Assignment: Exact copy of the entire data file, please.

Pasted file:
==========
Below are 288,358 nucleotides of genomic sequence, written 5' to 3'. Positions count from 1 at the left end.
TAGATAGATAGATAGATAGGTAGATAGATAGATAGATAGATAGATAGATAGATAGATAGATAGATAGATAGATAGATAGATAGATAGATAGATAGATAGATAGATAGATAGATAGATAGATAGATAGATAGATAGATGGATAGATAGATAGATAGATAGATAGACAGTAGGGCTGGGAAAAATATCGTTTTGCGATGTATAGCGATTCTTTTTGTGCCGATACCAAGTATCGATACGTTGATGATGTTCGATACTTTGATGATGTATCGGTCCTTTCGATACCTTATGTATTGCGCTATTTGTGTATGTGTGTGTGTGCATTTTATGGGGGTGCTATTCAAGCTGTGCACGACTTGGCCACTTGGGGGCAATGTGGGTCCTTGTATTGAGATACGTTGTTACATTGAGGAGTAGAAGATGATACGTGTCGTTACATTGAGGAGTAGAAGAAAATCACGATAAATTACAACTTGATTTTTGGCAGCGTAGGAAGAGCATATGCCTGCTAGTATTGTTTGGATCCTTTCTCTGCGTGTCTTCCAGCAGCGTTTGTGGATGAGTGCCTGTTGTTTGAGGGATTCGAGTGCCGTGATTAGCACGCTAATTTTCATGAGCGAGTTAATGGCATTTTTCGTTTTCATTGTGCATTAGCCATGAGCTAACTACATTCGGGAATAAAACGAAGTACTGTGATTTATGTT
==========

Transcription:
Below are 288,358 nucleotides of genomic sequence, written 5' to 3'. Positions count from 1 at the left end.
TAGATAGATAGATAGATAGGTAGATAGATAGATAGATAGATAGATAGATAGATAGATAGATAGATAGATAGATAGATAGATAGATAGATAGATAGATAGATAGATAGATAGATAGATAGATAGATAGATAGATAGATGGATAGATAGATAGATAGATAGATAGACAGTAGGGCTGGGAAAAATATCGTTTTGCGATGTATAGCGATTCTTTTTGTGCCGATACCAAGTATCGATACGTTGATGATGTTCGATACTTTGATGATGTATCGGTCCTTTCGATACCTTATGTATTGCGCTATTTGTGTATGTGTGTGTGTGCATTTTATGGGGGTGCTATTCAAGCTGTGCACGACTTGGCCACTTGGGGGCAATGTGGGTCCTTGTATTGAGATACGTTGTTACATTGAGGAGTAGAAGATGATACGTGTCGTTACATTGAGGAGTAGAAGAAAATCACGATAAATTACAACTTGATTTTTGGCAGCGTAGGAAGAGCATATGCCTGCTAGTATTGTTTGGATCCTTTCTCTGCGTGTCTTCCAGCAGCGTTTGTGGATGAGTGCCTGTTGTTTGAGGGATTCGAGTGCCGTGATTAGCACGCTAATTTTCATGAGCGAGTTAATGGCATTTTTCGTTTTCATTGTGCATTAGCCATGAGCTAACTACATTCGGGAATAAAACGAAGTACTGTGATTTATGTT